“Benedict is a place I can’t help but go back to,” Eshelman said. “Almost 4,500 troops landed there, more than the total white male population of Charles County at the time. What kind of a fear did that put into people, facing an invading force of that size?”
Residents of Mount Calvert, a historic home on Jug Bay, would have witnessed their arrival. Today, Mount Calvert is wonderfully free of modern intrusions — a great place to contemplate the drama, have a picnic or paddle the marsh.
Just upriver, archeologists are hard at work exploring the sunken remains of a gunboat from Barney’s flotilla, possibly the flagship Scorpion.
The Star-Spangled Banner National Historic Trail pinpoints sites that tell of the fear and confusion surrounding the capital. President James Madison rushed to Bladensburg, where Americans made a short-lived final stand against the British, while government aides scrambled to protect the Declaration of Independence and other state papers.
First Lady Dolley Madison fled to the Dumbarton House in Georgetown, but refused to leave until the famous full-length portrait of George Washington was removed from the White House walls and rushed to safety in the countryside.
By evening, the White House, the Capitol and other government buildings were in flames.
The Smithsonian National Museum of American History and the White House Visitor Center tell the story in detail. At the Smithsonian, a dramatic display features the original Star-Spangled Banner, which rose to fame during the Battle for Baltimore a few weeks later.
The British called Baltimore a “nest of pirates” — and they especially meant Fells Point. A scrappy collection of shipyard workers there cranked out fast vessels that captured British supply ships during the war. While the invasion of Washington was mostly symbolic, Baltimore would be a great strategic prize.
The British attacked by land at North Point and by water at Fort McHenry. Baltimore had defenses ready, and thousands of men from across the region swarmed to the city’s aid. Sharpshooters killed a British leader at North Point, and a bloody battle followed.
The British continued the assault, but stopped when they got to the city’s main defensive line and found a large number of Americans positioned behind well-prepared earthworks. The bombardment at Fort McHenry lasted through the night. In the morning, the fort’s commander raised an enormous American flag and the British began to withdraw.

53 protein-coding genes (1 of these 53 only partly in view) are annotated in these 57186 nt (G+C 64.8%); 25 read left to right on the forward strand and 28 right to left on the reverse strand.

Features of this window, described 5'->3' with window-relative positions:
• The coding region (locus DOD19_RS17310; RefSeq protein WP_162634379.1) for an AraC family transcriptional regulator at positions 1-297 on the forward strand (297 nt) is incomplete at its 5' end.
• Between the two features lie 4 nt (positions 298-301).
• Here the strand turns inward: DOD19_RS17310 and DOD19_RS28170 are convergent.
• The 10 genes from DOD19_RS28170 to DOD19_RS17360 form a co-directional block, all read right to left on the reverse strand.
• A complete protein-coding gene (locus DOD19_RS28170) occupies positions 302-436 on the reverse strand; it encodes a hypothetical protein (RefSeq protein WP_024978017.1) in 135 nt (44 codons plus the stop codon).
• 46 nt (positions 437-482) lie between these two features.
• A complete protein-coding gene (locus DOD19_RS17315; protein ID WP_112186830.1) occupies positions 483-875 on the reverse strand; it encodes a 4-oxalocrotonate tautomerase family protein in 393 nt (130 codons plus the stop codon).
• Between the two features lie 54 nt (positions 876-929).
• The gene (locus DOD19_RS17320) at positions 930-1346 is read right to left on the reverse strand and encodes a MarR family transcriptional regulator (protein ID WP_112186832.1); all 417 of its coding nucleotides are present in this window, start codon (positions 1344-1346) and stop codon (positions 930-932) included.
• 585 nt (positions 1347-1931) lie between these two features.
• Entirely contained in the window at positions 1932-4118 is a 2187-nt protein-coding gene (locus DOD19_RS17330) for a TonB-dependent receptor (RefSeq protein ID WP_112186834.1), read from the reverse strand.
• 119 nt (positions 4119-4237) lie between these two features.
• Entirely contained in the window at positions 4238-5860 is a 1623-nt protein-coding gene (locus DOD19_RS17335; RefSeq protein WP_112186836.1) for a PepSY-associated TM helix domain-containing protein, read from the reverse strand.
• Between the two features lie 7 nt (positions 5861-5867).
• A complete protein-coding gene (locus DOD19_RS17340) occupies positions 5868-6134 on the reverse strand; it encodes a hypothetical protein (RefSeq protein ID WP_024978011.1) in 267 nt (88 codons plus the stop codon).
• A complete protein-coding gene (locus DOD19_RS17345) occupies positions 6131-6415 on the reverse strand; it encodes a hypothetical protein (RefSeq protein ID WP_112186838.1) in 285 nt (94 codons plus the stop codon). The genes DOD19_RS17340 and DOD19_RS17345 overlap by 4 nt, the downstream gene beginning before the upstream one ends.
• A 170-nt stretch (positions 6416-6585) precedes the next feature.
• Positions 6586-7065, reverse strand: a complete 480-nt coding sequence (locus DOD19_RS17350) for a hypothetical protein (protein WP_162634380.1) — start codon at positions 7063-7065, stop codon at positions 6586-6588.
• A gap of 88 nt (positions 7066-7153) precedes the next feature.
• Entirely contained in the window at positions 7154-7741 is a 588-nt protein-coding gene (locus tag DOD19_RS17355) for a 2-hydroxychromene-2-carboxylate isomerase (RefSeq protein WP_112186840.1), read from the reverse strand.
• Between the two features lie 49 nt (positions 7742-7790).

American Francis Scott Key watched the entire conflict from a ship in the Patapsco River. The experience inspired him to write new lyrics to an existing tune. Dubbed the “Star-Spangled Banner,” the popular song became the national anthem in 1931.
Visitors to Fells Point today can walk the cobblestone streets and lift a drink in the narrow buildings that once served the shipping community. Enjoy a stop at the Flag House, the home of Mary Pickersgill, who made flags for Fells Point ships as well as the Star-Spangled Banner itself.
Or, help to raise the American flag at Fort McHenry, a popular and moving experience for guests of all ages.
The Star-Spangled Banner National Historic Trail includes inland sites, too, like the Maryland Historical Society.
The Society museum features an exhibit that tells the story of the war and its aftermath. Take a first-hand look at hundreds of rare objects and art from the period, including Key’s original manuscript of the “Star-Spangled Banner” and a blackened tin mug etched with the signatures of men who defended Baltimore.
With a boost from the bicentennial, the War of 1812 is being rediscovered by tourists and site managers alike. Many places along the trail, from parks and museums to historic homes and boat launches, have reconnected with their 1812 heritage with a surge of events and exhibits that bring the era to life.
The stories may be loud or soft, depending on the site and the timing of special events, so make the most of a Star-Spangled Banner adventure by gathering a little background beforehand.
Visit a few websites or download the trail’s mobile app. Better yet, pick up a copy of Eshelman and Kummerow’s new book, “In Full Glory Reflected: Discovering the War of 1812 in the Chesapeake” — a beautifully illustrated, reader-friendly account of the war’s great moments and colorful characters, along with a detailed travel guide for the region.
“Don’t just see the fort and the flag,” Eshelman said. “Go see the rest of the places in the region that are just as much what this war was all about.”
The Second War for Independence
After the American Revolution, British forces continued to hassle the new nation. They interfered with American trade and maintained troops along the Great Lakes and Northern Frontier to repel American settlements.
At sea and on the Chesapeake, they boarded American ships to look for deserters and forced thousands of American citizens into their service along the way.
When Americans decided to fight back, the odds weren’t good. Britain was a world superpower, with more than 500 warships. The United States had 17.
The effort was risky, and many veterans of the Revolution argued that it would ruin a country that was barely on its feet. A younger group of southern politicians called the “War Hawks” pressed for action. The nation was deeply divided, but Congress ultimately declared war on June 18, 1812.
Fighting ranged from the Great Lakes to the Gulf of Mexico, including the Chesapeake region. The Treaty of Ghent officially ended the war, with no clear victor, on Feb. 17, 1815.
Explore & Discover
Star-Spangled Banner National Historic Trail: www.starspangledtrail.net
Maryland sites & events: www.starspangled200.org
Virginia sites & events: http://va1812bicentennial.dls.virginia.gov/
For the phone: Download a free app for the Star-Spangled Banner National Historic Trail from the iTunes Store, Google Play or the trail website.